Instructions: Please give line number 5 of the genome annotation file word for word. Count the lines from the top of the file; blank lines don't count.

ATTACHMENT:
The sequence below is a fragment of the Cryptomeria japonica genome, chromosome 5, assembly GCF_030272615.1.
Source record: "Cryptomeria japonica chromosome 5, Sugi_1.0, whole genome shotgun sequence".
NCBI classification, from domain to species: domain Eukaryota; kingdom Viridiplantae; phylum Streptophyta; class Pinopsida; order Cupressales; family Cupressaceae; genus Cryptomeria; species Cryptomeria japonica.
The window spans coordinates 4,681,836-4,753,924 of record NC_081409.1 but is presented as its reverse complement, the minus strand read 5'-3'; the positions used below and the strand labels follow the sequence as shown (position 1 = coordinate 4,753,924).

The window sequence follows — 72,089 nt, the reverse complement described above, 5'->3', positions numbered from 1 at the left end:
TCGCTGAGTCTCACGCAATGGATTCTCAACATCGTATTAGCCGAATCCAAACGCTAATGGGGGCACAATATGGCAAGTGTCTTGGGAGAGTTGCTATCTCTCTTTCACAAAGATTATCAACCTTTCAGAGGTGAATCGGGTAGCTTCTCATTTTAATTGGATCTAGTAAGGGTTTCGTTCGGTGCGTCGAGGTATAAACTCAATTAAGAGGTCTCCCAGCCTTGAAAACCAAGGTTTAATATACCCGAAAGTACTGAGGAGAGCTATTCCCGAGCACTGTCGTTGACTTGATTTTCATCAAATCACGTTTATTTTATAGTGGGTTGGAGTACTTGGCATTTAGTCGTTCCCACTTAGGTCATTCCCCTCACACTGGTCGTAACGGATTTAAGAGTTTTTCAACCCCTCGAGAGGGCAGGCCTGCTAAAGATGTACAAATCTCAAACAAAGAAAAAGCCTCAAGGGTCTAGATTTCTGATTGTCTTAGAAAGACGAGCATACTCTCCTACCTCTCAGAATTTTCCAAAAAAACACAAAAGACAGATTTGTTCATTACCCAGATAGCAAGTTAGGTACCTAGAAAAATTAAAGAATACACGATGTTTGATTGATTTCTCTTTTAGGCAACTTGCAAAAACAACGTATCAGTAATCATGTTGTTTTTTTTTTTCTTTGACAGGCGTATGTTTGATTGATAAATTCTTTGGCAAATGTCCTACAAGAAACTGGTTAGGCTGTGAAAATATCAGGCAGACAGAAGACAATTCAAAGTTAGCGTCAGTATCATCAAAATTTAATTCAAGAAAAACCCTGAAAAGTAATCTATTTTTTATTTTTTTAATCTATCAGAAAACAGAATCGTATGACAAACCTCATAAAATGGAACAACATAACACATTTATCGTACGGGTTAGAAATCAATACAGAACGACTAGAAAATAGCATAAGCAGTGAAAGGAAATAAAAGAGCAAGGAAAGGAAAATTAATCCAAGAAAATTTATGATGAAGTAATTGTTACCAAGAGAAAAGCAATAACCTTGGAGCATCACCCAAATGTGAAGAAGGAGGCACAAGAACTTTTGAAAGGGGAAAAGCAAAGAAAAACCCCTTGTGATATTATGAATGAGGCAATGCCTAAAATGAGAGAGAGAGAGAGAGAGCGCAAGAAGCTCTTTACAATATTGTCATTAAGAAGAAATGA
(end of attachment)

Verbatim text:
The window sequence follows — 72,089 nt, the reverse complement described above, 5'->3', positions numbered from 1 at the left end: